The United States has been witness to a dramatic decline in mortality from prostate cancer over the past three decades. Although there is a lot of speculation as to why this is the case, a major factor appears to be the use of PSA in prostate cancer screening. Especially supporting this concept is the fact that countries that have not implemented PSA based screening have not witnessed a similar decline.
Prostate cancer is the most common cancer in men and the second-leading cause of cancer-related death in men following lung cancer. The risk of prostate cancer is fairly negligible below the age of 40 and still fairly low until age 50. Some medical societies have recommended screening men at increased risk for prostate cancer at age 40 and then to begin routine screening at age 50 or 55.
Risk factors for prostate cancer include:
- Advanced age. Unfortunately, the older one gets, the higher the risk of prostate cancer.
- Family history. A strong family history, particularly history of a first degree relative such as a father or brother having the disease significantly increases one’s risk.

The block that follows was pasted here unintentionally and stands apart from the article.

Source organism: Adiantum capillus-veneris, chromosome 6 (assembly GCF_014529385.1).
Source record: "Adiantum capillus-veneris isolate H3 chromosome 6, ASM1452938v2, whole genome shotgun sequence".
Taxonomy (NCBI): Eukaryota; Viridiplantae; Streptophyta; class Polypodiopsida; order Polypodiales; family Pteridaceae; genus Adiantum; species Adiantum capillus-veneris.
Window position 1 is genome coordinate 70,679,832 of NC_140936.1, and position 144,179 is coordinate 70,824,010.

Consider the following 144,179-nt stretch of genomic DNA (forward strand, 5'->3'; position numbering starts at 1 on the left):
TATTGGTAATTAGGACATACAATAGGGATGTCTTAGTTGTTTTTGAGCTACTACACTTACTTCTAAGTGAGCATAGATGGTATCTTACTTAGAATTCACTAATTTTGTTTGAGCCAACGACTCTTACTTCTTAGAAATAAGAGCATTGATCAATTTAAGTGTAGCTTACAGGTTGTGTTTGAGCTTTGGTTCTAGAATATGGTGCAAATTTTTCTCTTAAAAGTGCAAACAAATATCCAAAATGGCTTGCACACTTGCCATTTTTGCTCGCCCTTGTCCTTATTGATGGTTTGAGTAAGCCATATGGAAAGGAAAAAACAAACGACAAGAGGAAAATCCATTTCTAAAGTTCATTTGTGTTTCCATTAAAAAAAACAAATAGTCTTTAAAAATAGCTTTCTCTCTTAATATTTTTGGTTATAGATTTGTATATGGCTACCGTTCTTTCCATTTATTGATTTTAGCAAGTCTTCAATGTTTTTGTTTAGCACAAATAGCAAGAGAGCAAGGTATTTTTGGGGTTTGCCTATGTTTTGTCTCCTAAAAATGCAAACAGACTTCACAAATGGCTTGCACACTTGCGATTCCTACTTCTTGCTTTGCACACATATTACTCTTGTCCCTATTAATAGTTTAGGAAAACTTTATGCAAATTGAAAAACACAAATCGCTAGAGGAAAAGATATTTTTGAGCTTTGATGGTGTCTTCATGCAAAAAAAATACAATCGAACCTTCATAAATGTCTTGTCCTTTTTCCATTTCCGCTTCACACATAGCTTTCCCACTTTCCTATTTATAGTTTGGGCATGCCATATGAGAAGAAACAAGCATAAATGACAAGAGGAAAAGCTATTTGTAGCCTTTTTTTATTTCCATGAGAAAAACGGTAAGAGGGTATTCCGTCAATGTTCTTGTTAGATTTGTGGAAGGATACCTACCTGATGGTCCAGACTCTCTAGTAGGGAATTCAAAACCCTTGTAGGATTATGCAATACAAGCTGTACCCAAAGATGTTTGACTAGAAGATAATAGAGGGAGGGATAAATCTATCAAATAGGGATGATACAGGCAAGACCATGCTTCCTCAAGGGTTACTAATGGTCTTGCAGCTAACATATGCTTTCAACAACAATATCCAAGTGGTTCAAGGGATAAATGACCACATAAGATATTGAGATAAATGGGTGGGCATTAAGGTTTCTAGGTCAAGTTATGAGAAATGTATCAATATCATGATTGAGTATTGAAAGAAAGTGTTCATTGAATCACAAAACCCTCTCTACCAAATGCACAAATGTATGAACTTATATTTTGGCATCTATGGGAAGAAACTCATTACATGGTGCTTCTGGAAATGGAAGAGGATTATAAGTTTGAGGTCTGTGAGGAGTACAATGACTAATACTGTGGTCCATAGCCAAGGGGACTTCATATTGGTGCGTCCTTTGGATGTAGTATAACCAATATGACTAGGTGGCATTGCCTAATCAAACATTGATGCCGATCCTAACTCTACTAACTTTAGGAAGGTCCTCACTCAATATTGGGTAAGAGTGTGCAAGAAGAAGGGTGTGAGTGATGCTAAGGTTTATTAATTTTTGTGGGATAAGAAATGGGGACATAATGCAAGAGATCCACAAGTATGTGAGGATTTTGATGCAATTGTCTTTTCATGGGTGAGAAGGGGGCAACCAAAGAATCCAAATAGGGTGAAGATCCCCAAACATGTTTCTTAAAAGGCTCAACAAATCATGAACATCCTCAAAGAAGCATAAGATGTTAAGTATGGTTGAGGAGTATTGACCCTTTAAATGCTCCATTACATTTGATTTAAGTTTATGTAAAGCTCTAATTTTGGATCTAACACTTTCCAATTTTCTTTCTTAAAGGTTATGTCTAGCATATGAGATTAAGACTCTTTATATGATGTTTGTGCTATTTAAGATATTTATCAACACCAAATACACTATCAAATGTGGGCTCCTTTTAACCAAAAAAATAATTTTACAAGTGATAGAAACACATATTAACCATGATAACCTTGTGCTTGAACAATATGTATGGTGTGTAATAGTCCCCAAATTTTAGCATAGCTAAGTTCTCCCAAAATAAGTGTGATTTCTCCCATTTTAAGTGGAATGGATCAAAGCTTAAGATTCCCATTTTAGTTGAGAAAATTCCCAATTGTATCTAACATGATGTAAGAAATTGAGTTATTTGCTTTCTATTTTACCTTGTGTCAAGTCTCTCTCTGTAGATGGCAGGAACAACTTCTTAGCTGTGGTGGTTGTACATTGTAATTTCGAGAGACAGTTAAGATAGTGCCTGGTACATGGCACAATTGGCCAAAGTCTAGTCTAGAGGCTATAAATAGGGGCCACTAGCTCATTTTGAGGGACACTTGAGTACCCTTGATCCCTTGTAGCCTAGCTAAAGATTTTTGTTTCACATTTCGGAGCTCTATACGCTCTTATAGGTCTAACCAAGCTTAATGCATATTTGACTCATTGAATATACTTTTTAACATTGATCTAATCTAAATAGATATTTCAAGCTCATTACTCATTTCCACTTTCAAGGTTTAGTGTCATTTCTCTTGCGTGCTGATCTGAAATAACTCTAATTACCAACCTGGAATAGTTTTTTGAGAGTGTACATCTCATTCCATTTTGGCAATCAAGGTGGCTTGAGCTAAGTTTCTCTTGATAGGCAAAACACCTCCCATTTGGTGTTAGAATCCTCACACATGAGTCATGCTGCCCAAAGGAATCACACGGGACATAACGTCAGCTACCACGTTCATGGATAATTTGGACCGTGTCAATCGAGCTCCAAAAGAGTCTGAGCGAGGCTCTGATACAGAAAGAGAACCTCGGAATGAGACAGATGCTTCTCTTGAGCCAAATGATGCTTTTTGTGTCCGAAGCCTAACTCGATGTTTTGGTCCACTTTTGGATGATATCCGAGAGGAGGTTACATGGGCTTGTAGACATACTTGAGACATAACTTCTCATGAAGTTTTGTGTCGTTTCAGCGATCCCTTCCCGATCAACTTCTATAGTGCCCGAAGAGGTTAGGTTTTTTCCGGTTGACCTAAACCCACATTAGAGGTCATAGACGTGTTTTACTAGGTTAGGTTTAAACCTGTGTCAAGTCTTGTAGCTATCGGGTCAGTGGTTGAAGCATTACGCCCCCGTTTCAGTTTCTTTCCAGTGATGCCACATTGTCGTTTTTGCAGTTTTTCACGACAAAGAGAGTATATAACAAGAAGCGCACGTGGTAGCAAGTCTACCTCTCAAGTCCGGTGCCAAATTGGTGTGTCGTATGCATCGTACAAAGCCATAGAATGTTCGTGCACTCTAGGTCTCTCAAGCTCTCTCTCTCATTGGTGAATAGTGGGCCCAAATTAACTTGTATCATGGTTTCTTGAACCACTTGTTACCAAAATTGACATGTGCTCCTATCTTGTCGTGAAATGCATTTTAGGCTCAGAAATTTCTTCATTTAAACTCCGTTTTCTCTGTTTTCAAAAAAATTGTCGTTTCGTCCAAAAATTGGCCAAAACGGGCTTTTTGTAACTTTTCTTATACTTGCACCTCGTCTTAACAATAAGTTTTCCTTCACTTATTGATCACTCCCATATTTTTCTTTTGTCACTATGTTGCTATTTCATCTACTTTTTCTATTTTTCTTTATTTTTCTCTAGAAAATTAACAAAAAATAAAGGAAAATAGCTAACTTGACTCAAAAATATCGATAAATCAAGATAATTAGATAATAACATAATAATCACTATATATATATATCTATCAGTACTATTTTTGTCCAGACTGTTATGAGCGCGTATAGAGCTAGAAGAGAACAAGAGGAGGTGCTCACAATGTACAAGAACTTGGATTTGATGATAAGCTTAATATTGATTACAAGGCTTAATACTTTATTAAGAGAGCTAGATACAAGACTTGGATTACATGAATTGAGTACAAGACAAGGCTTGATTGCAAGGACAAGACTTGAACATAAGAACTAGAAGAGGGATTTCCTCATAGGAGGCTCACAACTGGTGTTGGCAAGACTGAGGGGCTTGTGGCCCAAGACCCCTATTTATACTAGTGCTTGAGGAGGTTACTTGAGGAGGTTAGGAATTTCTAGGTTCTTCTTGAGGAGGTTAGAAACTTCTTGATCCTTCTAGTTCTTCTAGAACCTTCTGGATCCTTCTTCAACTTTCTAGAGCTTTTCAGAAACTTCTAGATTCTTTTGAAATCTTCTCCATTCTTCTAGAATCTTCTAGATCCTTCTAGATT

- Being African American: For unknown reasons, African-American males are more likely to be diagnosed with prostate cancer at a younger age and have a more aggressive form of the disease.
What can you do to manage your risk of prostate cancer?
- Get screened. The National Comprehensive Cancer Network and the American Cancer Society recommends baseline PSA screening (and prostate exam) for healthy men at age 50. Men who are at increased risk for prostate cancer may want to consider initial screening at age 40.
- Adjust your diet. Foods higher in fats from red meat may confer more risk. Avoid foods high in sodium, saturated fat, cholesterol, refined sugar and trans fat. Place more focus on foods high in Omega-3 fatty acids such as salmon or almonds and fats from vegetable sources such as olive oil or peanuts. Increase your intake of fruits and vegetables. Eating right doesn’t just lower your risk for prostate cancer; it can also improve your overall health.
- Exercise: Like diet, regular exercise can lower your overall cancer risk and add to your energy and longevity.